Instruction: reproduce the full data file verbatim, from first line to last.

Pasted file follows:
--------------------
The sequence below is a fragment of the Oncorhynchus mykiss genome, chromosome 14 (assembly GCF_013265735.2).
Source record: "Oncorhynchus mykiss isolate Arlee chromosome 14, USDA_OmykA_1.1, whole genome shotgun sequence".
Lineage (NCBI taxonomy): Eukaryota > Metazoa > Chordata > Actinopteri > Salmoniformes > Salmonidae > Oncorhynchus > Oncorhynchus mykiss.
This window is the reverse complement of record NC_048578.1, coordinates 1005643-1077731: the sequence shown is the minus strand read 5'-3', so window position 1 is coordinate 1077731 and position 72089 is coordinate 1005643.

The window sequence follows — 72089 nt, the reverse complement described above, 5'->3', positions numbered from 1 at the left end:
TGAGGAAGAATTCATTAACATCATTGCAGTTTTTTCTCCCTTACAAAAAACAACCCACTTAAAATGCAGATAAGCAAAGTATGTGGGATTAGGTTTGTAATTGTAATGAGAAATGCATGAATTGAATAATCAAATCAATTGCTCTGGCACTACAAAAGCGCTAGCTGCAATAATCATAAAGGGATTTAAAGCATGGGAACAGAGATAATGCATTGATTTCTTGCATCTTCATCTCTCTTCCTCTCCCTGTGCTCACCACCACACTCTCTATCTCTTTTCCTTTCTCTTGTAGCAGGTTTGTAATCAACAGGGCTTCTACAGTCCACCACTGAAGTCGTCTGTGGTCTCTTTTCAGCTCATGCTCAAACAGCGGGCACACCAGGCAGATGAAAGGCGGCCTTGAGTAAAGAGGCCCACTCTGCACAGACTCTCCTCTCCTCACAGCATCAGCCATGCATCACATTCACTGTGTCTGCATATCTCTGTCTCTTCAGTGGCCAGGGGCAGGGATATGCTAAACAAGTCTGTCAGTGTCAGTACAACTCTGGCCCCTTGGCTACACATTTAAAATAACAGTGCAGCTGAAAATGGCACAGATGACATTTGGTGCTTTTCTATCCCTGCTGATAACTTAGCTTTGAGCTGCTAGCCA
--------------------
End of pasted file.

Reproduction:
The sequence below is a fragment of the Oncorhynchus mykiss genome, chromosome 14 (assembly GCF_013265735.2).
Source record: "Oncorhynchus mykiss isolate Arlee chromosome 14, USDA_OmykA_1.1, whole genome shotgun sequence".
Lineage (NCBI taxonomy): Eukaryota > Metazoa > Chordata > Actinopteri > Salmoniformes > Salmonidae > Oncorhynchus > Oncorhynchus mykiss.
This window is the reverse complement of record NC_048578.1, coordinates 1005643-1077731: the sequence shown is the minus strand read 5'-3', so window position 1 is coordinate 1077731 and position 72089 is coordinate 1005643.

The window sequence follows — 72089 nt, the reverse complement described above, 5'->3', positions numbered from 1 at the left end:
TGAGGAAGAATTCATTAACATCATTGCAGTTTTTTCTCCCTTACAAAAAACAACCCACTTAAAATGCAGATAAGCAAAGTATGTGGGATTAGGTTTGTAATTGTAATGAGAAATGCATGAATTGAATAATCAAATCAATTGCTCTGGCACTACAAAAGCGCTAGCTGCAATAATCATAAAGGGATTTAAAGCATGGGAACAGAGATAATGCATTGATTTCTTGCATCTTCATCTCTCTTCCTCTCCCTGTGCTCACCACCACACTCTCTATCTCTTTTCCTTTCTCTTGTAGCAGGTTTGTAATCAACAGGGCTTCTACAGTCCACCACTGAAGTCGTCTGTGGTCTCTTTTCAGCTCATGCTCAAACAGCGGGCACACCAGGCAGATGAAAGGCGGCCTTGAGTAAAGAGGCCCACTCTGCACAGACTCTCCTCTCCTCACAGCATCAGCCATGCATCACATTCACTGTGTCTGCATATCTCTGTCTCTTCAGTGGCCAGGGGCAGGGATATGCTAAACAAGTCTGTCAGTGTCAGTACAACTCTGGCCCCTTGGCTACACATTTAAAATAACAGTGCAGCTGAAAATGGCACAGATGACATTTGGTGCTTTTCTATCCCTGCTGATAACTTAGCTTTGAGCTGCTAGCCA